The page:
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dc.contributor.authorVandell, Grettaen_US
dc.date.accessioned2012-06-28T20:54:05Z
dc.date.available2012-06-28T20:54:05Z
dc.date.issued2011-08-31en_US
dc.identifier.otherbibid: 7745164
dc.identifier.urihttps://hdl.handle.net/1813/29139
dc.description.abstractWhile considerable research has been done on Multi-Disciplinary Rounds, this research has not focused on Dual Rounds conducted by the Hospitalist and RN, specifically. This study explored the effects of Dual Rounding versus Hospitalist-led Individual Rounding on patient outcomes and communication processes between healthcare team members. An organizational ecological approach was used to further understand the relationships and interdependencies between rounding type, patient outcome and communication processes; as well as the physical layout, available information and technologies, and organizational culture. Four data collection methods were used: patient outcome measures for overall length and cost of stay, complications in care, and patient satisfaction scores; observation of communication patterns for interaction type, duration, location, and person with whom they are interacting; and informal interviews to supplement and illustrate key themes found during the observation period. Patient outcome data was not adequately reliable for analysis. Observation data showed that Dual Rounds were associated with slight, but meaningful differences in communication patterns when compared to Hospitalist-led Individual Rounds. Additionally, discussions surrounding Dual Rounding activities served as a means for explicit and implicit relationship building between healthcare team members. During daily activities, Hospitalists and RNs spent the most time interacting with no one, pursuing charting, documentation, and computer-based activities. Of all interactions with other healthcare team members; Hospitalists spent the most time interacting with other Hospitalists and MDs, and RNS with other RNs. This finding suggests that the physical design of the unit should promote informal, opportunistic communication via visual accessibility and neutral zones for computer-based work.en_US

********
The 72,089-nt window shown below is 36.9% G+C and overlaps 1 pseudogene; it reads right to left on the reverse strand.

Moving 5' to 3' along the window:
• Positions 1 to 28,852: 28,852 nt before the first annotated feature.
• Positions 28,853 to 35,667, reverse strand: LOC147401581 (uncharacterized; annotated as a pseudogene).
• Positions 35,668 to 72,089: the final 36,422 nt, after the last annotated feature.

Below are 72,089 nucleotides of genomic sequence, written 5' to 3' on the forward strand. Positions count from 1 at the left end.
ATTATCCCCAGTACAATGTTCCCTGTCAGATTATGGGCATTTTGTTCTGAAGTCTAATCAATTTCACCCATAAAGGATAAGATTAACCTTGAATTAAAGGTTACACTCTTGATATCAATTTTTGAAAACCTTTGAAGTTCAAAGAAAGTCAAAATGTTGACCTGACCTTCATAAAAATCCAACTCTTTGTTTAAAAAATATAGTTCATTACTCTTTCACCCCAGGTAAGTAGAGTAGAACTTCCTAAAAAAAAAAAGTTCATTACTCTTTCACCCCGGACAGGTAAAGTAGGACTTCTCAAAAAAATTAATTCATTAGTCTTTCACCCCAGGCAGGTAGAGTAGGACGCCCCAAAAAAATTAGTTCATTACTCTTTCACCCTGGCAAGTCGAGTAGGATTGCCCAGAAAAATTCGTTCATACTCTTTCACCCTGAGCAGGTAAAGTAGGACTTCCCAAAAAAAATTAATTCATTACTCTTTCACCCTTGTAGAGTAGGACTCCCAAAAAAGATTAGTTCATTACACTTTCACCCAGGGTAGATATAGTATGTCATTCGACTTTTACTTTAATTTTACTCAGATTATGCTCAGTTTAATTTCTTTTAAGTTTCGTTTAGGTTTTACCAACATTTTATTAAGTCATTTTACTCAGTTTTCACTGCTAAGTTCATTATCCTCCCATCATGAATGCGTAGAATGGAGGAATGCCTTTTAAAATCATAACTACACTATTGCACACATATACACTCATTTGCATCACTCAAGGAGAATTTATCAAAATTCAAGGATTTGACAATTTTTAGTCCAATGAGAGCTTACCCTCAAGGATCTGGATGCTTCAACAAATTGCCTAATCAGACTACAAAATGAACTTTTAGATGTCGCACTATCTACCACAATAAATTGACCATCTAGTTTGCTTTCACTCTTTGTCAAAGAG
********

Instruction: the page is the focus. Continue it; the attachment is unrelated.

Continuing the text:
dc.language.isoen_USen_US
dc.subjectpatient roundingen_US
dc.subjectroundingen_US
dc.subjectmultidisciplinary roundingen_US
dc.subjecthospitalisten_US
dc.subjectcommunicationen_US
dc.subjectMD RN interactionsen_US
dc.titleThe Ecology Of The Hospitalist-Led Round: Examining The Effects Of Dual Vs. Individual Rounding Type On Patient Outcomes And Communication Processesen_US
dc.typedissertation or thesisen_US
thesis.degree.disciplineDesign
thesis.degree.grantorCornell Universityen_US
thesis.degree.levelMaster of Science
thesis.degree.nameM.S., Design
dc.contributor.chairBecker, Franklin Daviden_US
dc.contributor.committeeMemberSonnenstuhl, William Jamesen_US


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